Find the xvalue of the vertex of the function.The vertex of a quadratic function is the tip of the parabola. Remember, a quadratic equation is of the form ax2+ bx + c. To find the xcoordinate use the equation x = b/2a. This equation is a derivative of the basic quadratic function which represents the equation with a zero slope (at the vertex of the graph, the slope of the function is zero).
 For example, find the range of 3x2+ 6x 2.
 Calculate xcoordinate of vertex: x = b/2a = 6/(2*3) = 1

Calculate the yvalue of the vertex of the function.Plug the xcoordinate into the function to calculate the corresponding yvalue of the vertex. This yvalue denotes the edge of your range for the function.
 Calculate ycoordinate: y = 3x2+ 6x – 2 = 3(1)2+ 6(1) 2 = 5.
 The vertex of this function is (1, 5).

Determine the direction of the parabola by plugging in at least one more xvalue.Choose any other xvalue and plug it into the function to calculate the corresponding yvalue. If the yvalue is above the vertex, the parabola continues to +∞. If the yvalue is below the vertex, the parabola continues to ∞.
 Use the xvalue 2: y = 3x2+ 6x – 2 = y = 3(2)2+ 6(2) – 2 = 12 12 2 = 2.
 This yields the coordinate (2, 2).
 This coordinate tells you that the parabola continues above the vertex (1, 5); therefore, the range encompasses all yvalues above 5.
 The range of this function is [5, ∞)

Write the range with proper notation.Like the domain, the range is written with the same notation. Use a bracket when the number is included in the domain and use a parenthesis when the domain does not include the number. The letterUindicates a union that connects parts of a domain that may be separated by a gap.
 For example, a range of[2, 10) U (10, 2]includes 2 and 2, but does not include number 10.
 Always use parentheses if you are a using the infinity symbol, ∞.
Finding the Range of a Function Graphically

Graph the function.Oftentimes, it is easiest to determine the range of a function by simply graphing it. Many root functions have a range of (∞, 0] or [0, +∞) because the vertex of the sideways parabola is on the horizontal, xaxis. In this case, the function encompasses all of the positive yvalues if the parabola goes up, or all of the negative yvalues if the parabola goes down. Fraction functions will have asymptotes that define the range.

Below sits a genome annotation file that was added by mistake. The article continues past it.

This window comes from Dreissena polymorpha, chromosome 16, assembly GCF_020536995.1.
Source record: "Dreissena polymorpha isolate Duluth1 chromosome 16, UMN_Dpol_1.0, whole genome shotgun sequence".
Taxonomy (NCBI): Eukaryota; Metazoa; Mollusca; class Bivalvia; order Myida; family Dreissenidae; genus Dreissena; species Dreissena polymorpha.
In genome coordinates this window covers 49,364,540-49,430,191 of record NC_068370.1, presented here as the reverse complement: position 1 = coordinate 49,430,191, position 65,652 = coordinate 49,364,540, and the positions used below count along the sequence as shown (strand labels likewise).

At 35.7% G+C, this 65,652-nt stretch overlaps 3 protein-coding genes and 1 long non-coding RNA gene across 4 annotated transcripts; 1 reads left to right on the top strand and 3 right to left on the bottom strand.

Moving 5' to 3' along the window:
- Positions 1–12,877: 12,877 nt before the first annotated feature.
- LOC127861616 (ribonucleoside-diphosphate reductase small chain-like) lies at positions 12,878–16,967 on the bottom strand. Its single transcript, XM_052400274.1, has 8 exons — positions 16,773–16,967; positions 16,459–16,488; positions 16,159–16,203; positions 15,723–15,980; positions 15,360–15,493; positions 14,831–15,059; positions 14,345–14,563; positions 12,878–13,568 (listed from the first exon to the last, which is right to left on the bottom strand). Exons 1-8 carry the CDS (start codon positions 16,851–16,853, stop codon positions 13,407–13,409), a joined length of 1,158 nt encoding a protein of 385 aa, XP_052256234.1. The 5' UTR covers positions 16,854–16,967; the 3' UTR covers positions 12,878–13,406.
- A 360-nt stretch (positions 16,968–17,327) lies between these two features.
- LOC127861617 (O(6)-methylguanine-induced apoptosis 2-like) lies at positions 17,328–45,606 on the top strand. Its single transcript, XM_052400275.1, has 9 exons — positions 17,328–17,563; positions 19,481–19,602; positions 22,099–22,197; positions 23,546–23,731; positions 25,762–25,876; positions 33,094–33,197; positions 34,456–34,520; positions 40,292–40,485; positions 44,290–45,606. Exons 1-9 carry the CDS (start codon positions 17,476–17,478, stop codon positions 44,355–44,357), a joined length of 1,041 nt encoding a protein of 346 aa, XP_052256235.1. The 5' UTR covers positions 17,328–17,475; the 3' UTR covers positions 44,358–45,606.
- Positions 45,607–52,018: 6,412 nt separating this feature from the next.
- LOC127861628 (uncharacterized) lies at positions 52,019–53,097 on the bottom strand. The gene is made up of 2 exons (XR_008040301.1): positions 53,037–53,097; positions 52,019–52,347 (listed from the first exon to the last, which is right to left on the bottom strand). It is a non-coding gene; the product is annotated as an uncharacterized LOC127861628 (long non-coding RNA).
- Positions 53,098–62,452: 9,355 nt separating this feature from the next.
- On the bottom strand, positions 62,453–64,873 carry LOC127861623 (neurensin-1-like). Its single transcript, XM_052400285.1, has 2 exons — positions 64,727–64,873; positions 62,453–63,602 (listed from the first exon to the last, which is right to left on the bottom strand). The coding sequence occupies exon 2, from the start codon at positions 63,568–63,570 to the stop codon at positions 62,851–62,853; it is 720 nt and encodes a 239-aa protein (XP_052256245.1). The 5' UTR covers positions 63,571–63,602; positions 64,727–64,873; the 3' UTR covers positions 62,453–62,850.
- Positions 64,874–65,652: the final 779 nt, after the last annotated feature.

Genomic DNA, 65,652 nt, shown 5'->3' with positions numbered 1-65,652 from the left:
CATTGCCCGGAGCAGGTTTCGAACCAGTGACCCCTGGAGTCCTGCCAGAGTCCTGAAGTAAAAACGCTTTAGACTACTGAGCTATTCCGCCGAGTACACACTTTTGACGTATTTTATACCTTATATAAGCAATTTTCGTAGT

Some root functions will start above or below the xaxis. In this case, the range is determined by the point the root function starts. If the parabola starts at y = 4 and goes up, then the range is [4, +∞).
 The easiest way to graph a function is to use a graphing program or a graphing calculator.
 If you do not have a graphing calculator, you can draw a rough sketch of a graph by plugging xvalues into the function and getting the corresponding yvalues. Plot these coordinates on the graph to get an idea of the shape of the graph.

Find the minimum of the function.Once you have graphed the function, you should be able to clearly see the lowest point of the graph. If there is no obvious minimum, know that some functions will continue on to ∞.
 A fraction function will include all points except those at the asymptote. They often have ranges such as (∞, 6) U (6, ∞).

Determine the maximum of the function.Again, after graphing, you should be able to identify the maximum point of the function. Some functions will continue on to +∞ and therefore, will not have a maximum.

Write the range with proper notation.Like the domain, the range is written with the same notation. Use a bracket when the number is included in the domain and use a parenthesis when the domain does not include the number. The letterUindicates a union that connects parts of a domain that may be separated by a gap.
 For example, a range of[2, 10) U (10, 2]includes 2 and 2, but does not include number 10.
 Always use parentheses if you are a using the infinity symbol, ∞.
Community Q&A
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QuestionHow do I find the range of a function without graphing?Llp33Community AnswerLooking at a list of ordered pairs (a relation and possibly a function), the yvalues (second values) in each ordered pair make up the range. You should list them in order from least to greatest. No graphing is required.Thanks!
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Date: 04.12.2018, 14:14 / Views: 62432